How can we be spending 0.00% on food? What are my kids having for lunch! Road kill?


Perhaps Federal and State funds cover much of the expense and food sales account for virtually all of the remainder


As you say, it is most likely right.


Have you looked at the school lunch menu? I have and it is pretty good and very cheap. It would cost you that amount of money that they charge to fix it at home. And much food is wasted as it is not all eaten.


School lunches are a self-sustaining fund. Money comes from sales and federal reimbursements.


And from me! I think I've paid about 250 so far this year for school lunches. It just seems odd to list a budget item as zero.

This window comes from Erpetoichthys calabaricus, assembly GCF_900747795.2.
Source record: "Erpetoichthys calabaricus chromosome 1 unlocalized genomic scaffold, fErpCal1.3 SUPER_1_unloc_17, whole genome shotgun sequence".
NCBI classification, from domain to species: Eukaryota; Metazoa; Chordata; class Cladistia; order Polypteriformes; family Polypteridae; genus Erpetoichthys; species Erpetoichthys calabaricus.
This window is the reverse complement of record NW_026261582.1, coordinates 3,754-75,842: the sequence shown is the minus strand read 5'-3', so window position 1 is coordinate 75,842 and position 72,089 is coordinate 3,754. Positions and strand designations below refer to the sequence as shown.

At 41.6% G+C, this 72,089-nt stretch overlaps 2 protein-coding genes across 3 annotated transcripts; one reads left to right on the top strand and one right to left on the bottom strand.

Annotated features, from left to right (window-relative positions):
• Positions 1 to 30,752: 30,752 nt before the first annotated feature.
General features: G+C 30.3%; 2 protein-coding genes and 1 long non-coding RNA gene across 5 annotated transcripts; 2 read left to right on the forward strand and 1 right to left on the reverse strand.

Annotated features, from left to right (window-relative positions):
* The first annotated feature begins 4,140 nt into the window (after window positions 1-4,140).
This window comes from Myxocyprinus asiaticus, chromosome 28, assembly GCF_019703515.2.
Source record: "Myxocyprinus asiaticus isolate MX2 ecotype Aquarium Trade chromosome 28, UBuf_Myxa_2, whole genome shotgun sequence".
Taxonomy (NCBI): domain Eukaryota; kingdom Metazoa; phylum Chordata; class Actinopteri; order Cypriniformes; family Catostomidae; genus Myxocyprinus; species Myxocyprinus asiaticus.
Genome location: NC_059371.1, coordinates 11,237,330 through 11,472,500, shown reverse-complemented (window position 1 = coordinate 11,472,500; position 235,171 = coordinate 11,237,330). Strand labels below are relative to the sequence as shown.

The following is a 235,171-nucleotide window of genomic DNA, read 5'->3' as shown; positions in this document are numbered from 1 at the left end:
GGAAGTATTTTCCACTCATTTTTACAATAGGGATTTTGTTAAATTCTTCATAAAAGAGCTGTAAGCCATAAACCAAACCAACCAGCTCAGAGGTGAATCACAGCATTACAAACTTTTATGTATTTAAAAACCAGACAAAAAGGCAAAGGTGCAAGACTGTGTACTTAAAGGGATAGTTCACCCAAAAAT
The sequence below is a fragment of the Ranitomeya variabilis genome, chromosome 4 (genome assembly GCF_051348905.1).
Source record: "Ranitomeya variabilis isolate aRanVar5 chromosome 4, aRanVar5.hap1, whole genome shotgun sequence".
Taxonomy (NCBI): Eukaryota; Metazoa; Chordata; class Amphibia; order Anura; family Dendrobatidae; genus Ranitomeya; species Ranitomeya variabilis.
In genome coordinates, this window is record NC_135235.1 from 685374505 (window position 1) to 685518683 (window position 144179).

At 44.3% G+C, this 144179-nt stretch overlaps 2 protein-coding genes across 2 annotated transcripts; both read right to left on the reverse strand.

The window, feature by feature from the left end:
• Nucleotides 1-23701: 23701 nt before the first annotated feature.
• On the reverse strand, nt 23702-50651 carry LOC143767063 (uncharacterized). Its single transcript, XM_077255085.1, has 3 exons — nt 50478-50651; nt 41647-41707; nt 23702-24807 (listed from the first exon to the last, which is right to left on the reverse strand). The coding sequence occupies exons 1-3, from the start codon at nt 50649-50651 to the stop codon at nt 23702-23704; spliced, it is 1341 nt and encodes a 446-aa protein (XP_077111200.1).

des - it's not zero, it's just not big enough to round up to .01%. It would have been better (though perhaps just as incomprehensible to the readers) to say "


That's funny - it burped on the "less than" sign I put after the quotation mark. Should read "less than 0.01%" or (let me try again) "


It happened again - I suppose it reads it as the beginning of an html tag.


I'm sorry Nicki, I overlooked where you wrote "sales".


To assist in this discussion, see the proposed 2017 budget at http://www.fcps.org/about/FY2017-Budget.cfm.

Just like in previous years, it appears to be just growth at the topline without detailed review of potential cuts to line items. The "Changes in Expenditures" portion of budget mostly lists increases in $X,000, which means no exact knowledge, just guesses.

Some of you on this thread gave me grief last year when I spoke about lowered fuel costs. Well, my repeated predictions over the past twelve months have indeed come true. I have been paying $1.89 a gallon for gas lately and well under $2.50 a gallon for gas for most of 2015. I expect it to continue to remain low for a long time.